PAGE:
6 December 2023
Dr Ty Beal, Research Advisor at the Global Alliance for Improved Nutrition (GAIN), provided expert commentary on the role animal source foods can play in combatting the global issues of malnutrition and environmental sustainability.
Speaking at the recent IEC Global Leadership Conference in Lake Louise, Dr Beal highlighted the need for improved nutrition across all countries, illustrating how animal source foods, such as eggs, can and should be part of healthy and sustainable diets globally.
The prevalent problem of malnutrition
Dr Beal began by providing an overview of the state of malnutrition worldwide, incorporating undernutrition and overweight/obesity. “We see it’s widespread in all countries,” he explained. “No country is without a high burden of both of these issues. I think that’s important to highlight – we have malnutrition across the world.”
As well as illustrating levels of stunting and obesity, Dr Beal explored the prevalence of common micronutrient deficiencies across regions. While 9 out of 10 women are lacking in essential nutrients in many lower income countries, such as India and Cameroon, there is also prevalence in high income countries. For example, 1 in 2 women in the UK, and 1 in 3 in the US are lacking in at least one micronutrient.
Furthermore, Dr Beal emphasised the shortage of protein in the food supply, especially in lower income countries: “A billion people consume inadequate protein.”
Why we need animal source foods
Next, the expert speaker reviewed the consumption of animal source foods worldwide, identifying South Asia & sub-Saharan Africa as areas with very low intake. As such, these regions showed an increased risk for undernutrition, especially in early childhood; resulting in stunting, which can have “life-long, lasting effects”.
Dr Beal also recognised the importance of recent efforts to encourage more sustainable, healthy diets, but explained that certain popular proposed diets, such as EAT-Lancet, possess inadequacies when it comes to essential nutrition: “Once you get this very highly plant-based diet, you start to see the increased risk for deficiencies of certain nutrients.”
With this in mind, Dr Beal explored the unique nutritional contribution of animal source foods, including eggs, and how they can help combat malnutrition worldwide. “Animal source foods are rich in nutrients that are often lacking, for example iron, zinc, vitamin B12 and choline,” he explained.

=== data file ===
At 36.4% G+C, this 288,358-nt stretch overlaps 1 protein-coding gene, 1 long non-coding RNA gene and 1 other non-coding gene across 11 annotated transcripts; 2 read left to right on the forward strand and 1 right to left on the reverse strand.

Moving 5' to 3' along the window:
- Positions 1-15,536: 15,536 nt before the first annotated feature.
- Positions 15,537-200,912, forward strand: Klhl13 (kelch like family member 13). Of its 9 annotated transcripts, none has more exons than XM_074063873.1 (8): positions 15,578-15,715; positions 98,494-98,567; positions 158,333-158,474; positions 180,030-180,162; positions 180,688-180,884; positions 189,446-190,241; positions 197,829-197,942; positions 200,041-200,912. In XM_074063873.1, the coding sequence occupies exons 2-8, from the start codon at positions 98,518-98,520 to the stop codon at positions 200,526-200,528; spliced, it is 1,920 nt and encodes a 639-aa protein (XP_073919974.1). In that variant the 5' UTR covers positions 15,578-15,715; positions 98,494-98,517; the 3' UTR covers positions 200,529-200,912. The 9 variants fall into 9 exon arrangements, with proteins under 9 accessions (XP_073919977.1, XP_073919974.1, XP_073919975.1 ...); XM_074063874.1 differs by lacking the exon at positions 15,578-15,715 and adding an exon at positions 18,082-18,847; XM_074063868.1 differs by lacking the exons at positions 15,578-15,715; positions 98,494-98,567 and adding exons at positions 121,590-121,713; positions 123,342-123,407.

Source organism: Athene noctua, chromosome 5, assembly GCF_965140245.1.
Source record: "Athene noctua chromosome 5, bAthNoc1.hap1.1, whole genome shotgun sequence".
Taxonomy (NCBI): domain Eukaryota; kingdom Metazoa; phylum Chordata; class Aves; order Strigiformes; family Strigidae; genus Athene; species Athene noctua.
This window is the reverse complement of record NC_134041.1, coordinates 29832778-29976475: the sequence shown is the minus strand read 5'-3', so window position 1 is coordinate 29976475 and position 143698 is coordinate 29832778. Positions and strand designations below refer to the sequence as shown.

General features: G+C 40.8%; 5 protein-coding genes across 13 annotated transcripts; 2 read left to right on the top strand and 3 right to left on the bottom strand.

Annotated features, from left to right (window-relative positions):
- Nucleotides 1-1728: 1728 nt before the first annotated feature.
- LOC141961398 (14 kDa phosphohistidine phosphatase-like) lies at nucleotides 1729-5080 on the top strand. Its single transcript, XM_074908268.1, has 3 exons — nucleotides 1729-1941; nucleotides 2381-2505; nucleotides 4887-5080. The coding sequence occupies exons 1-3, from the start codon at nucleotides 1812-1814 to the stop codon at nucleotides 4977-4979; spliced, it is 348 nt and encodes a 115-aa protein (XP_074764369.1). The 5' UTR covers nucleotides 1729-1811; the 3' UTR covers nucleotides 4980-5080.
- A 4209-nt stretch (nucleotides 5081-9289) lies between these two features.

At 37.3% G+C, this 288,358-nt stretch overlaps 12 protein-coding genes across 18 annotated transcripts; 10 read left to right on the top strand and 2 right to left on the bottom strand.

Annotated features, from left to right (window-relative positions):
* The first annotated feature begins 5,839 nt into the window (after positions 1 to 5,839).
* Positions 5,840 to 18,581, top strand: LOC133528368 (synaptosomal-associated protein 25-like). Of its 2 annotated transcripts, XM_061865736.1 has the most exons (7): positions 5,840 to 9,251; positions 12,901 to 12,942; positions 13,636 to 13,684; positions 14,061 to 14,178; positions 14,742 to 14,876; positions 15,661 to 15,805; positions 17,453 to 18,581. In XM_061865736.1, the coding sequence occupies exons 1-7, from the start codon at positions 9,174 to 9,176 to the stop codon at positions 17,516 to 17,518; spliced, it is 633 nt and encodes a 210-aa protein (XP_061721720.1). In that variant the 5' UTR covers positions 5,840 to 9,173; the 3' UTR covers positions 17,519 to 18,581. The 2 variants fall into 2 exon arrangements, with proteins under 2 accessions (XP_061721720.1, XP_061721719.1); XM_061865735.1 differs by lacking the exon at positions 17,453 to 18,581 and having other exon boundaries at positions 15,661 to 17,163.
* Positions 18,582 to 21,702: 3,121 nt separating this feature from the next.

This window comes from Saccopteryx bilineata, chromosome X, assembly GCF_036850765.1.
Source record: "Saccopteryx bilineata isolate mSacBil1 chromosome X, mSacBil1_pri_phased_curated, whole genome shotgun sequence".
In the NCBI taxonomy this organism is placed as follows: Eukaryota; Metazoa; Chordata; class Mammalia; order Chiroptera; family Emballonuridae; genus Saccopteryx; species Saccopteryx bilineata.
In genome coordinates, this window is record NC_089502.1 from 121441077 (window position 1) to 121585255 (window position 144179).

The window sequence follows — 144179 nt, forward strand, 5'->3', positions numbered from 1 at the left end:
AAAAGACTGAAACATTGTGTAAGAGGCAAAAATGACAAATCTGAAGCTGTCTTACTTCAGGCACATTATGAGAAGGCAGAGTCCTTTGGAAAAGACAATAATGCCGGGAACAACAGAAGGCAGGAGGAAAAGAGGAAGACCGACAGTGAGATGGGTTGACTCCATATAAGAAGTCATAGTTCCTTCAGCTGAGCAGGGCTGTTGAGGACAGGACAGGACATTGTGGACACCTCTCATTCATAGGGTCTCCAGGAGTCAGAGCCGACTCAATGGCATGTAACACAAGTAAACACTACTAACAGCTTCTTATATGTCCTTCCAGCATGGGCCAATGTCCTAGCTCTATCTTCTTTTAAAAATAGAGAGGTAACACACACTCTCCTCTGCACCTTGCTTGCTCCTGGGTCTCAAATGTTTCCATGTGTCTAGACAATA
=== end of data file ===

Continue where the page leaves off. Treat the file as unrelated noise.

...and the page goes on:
In addition, he highlighted the importance of bioavailability: “If you have the same quantity of these nutrients in plant sources versus animal source foods, it’s not actually providing the same amount of absorbable nutrient.” For example, Dr Beal explained that vitamin A is around 12 times more bioavailable when found in animal sources, than when derived from plant source foods.
Looking specifically at eggs, the speaker likened them to a multi-vitamin, since they have “a moderate amount of a lot of nutrients”. Furthermore, he stated that while one egg is only 4% of the energy requirements for the average adult, the daily value is much higher than 4% for many of the nutrients, showcasing their nutrient-density.
Having established the role of animal source foods in healthy diets, Dr Beal went on to explore their impact on sustainability. He identified key areas of discussion around food production, including land use, water consumption and biodiversity.
While recognising challenges in these areas, he argued that sustainability can be achieved with the right production methods. “When produced at the appropriate scale, and in accordance with local ecosystems in the right context, and using the best practices, we really can have sustainable production,” Dr Beal concluded. “So we can have healthy diets that include animal source foods and plant source foods in the right amounts, produced in the right ways.”
Watch Dr Ty Beal’s full presentation to gain direct insight into the role animal source foods can play in combatting malnutrition and sustainability issues (available to IEC members only).Watch the full presentation now